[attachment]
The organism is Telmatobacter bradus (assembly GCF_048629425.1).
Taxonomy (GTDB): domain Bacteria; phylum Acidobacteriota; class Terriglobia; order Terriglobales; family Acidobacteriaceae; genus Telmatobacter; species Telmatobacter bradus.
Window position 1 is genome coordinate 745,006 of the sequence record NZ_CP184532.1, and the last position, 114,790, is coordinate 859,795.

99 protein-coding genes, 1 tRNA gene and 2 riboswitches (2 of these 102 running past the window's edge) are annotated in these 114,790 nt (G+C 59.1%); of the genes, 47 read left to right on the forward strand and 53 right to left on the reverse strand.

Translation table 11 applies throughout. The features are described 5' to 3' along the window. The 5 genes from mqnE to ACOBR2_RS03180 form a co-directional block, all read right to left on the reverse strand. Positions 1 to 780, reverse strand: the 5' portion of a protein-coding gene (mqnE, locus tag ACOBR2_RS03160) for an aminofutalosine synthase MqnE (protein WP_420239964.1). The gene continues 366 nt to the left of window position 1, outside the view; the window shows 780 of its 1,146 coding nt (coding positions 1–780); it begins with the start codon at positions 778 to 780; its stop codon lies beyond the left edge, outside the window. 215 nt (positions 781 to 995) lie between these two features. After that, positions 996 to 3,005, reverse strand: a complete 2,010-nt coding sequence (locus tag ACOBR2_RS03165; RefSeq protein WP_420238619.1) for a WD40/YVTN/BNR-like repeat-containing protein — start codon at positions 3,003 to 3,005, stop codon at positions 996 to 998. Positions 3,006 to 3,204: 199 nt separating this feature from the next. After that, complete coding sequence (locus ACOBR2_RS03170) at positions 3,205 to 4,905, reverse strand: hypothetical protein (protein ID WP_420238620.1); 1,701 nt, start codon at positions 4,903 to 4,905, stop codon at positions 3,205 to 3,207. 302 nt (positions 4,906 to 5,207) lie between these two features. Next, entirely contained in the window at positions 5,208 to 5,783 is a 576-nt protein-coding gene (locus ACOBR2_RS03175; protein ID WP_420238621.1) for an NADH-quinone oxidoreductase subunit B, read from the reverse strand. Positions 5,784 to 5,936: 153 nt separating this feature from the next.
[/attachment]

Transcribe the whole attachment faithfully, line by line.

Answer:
The organism is Telmatobacter bradus (assembly GCF_048629425.1).
Taxonomy (GTDB): domain Bacteria; phylum Acidobacteriota; class Terriglobia; order Terriglobales; family Acidobacteriaceae; genus Telmatobacter; species Telmatobacter bradus.
Window position 1 is genome coordinate 745,006 of the sequence record NZ_CP184532.1, and the last position, 114,790, is coordinate 859,795.

99 protein-coding genes, 1 tRNA gene and 2 riboswitches (2 of these 102 running past the window's edge) are annotated in these 114,790 nt (G+C 59.1%); of the genes, 47 read left to right on the forward strand and 53 right to left on the reverse strand.

Translation table 11 applies throughout. The features are described 5' to 3' along the window. The 5 genes from mqnE to ACOBR2_RS03180 form a co-directional block, all read right to left on the reverse strand. Positions 1 to 780, reverse strand: the 5' portion of a protein-coding gene (mqnE, locus tag ACOBR2_RS03160) for an aminofutalosine synthase MqnE (protein WP_420239964.1). The gene continues 366 nt to the left of window position 1, outside the view; the window shows 780 of its 1,146 coding nt (coding positions 1–780); it begins with the start codon at positions 778 to 780; its stop codon lies beyond the left edge, outside the window. 215 nt (positions 781 to 995) lie between these two features. After that, positions 996 to 3,005, reverse strand: a complete 2,010-nt coding sequence (locus tag ACOBR2_RS03165; RefSeq protein WP_420238619.1) for a WD40/YVTN/BNR-like repeat-containing protein — start codon at positions 3,003 to 3,005, stop codon at positions 996 to 998. Positions 3,006 to 3,204: 199 nt separating this feature from the next. After that, complete coding sequence (locus ACOBR2_RS03170) at positions 3,205 to 4,905, reverse strand: hypothetical protein (protein ID WP_420238620.1); 1,701 nt, start codon at positions 4,903 to 4,905, stop codon at positions 3,205 to 3,207. 302 nt (positions 4,906 to 5,207) lie between these two features. Next, entirely contained in the window at positions 5,208 to 5,783 is a 576-nt protein-coding gene (locus ACOBR2_RS03175; protein ID WP_420238621.1) for an NADH-quinone oxidoreductase subunit B, read from the reverse strand. Positions 5,784 to 5,936: 153 nt separating this feature from the next.